Dr. Reid, who specializes in premenstrual syndrome, recalled one of the worst cases he ever saw: a woman who was experiencing such bad episodes of recurrent pneumothorax that she had already undergone surgery on one lung. After talking to her and gathering some information, however, he concluded that her pneumothorax problem was actually triggered by endometriosis. (He noted that he and other researchers do not know exactly how endometriosis causes pneumothorax, but he is convinced the two are connected.)

To arrive at his diagnosis, Dr. Reid used a gonadotropin-releasing hormone agonist to create what he called a "temporary menopause." Because the substance shuts off cyclical hormonal swings, he said, it gives him a chance to see if the symptoms resolve. "A woman's menstrual cycle has a profound effect on a lot of things, and I don't think we truly appreciate it," he explained.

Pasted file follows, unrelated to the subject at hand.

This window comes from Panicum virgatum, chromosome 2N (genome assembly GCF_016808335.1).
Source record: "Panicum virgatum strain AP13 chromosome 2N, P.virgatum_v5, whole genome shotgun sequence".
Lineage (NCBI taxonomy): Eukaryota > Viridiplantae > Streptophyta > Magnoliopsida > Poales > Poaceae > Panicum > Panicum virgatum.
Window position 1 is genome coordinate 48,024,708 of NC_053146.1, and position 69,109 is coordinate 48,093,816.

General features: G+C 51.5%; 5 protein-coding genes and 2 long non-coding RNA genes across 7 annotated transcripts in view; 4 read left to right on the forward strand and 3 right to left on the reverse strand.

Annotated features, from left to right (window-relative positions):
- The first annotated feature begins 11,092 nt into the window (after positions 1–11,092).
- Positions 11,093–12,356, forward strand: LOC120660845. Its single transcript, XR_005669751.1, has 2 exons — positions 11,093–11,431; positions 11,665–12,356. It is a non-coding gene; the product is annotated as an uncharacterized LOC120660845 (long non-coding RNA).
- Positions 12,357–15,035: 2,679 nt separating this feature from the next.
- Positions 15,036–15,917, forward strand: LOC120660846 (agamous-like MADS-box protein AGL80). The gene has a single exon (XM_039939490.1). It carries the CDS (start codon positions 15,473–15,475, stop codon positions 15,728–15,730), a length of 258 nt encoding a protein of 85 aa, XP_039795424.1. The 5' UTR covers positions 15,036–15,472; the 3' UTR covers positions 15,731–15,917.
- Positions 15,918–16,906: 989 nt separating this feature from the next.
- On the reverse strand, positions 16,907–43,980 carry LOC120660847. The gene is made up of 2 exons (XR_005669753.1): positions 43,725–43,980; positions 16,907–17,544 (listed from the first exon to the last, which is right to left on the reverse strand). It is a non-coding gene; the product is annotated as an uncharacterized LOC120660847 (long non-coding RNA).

To treat women whose conditions may be somehow caused or worsened by their menstrual cycle, Dr. Reid sometimes prescribes birth control pills or Depo-Provera injections. The goal, he said, is to shut down the ovarian cycles that cause the symptoms. By stabilizing hormone exposure day after day, he explained, he can help patients avoid hormonal swings that seem to precipitate certain illnesses.

With migraine headaches, researchers have similarly shown that focusing on menstruation can relieve some women's symptoms. Physicians have successfully treated these headaches with estrogen supplements. (See "Research on menstrual cycles and common medical conditions.")

Conflicting evidence

While such results are intriguing, the link between menstrual cycle and symptoms is not always clear cut. Researchers examining breast cancer treatment, for example, have found that surgeons can cure more breast cancers if they time surgery around ovulation and in the early luteal phase.

William Hrushesky, MD, professor of developmental biology and anatomy at the University of South Carolina in Columbia, S.C., said he has also found that treating breast cancer with chemotherapy at different times in the menstrual cycle can affect a woman's fertility and fecundity. (Chemotherapy during the luteal phase, for example, helps maintain fertility.)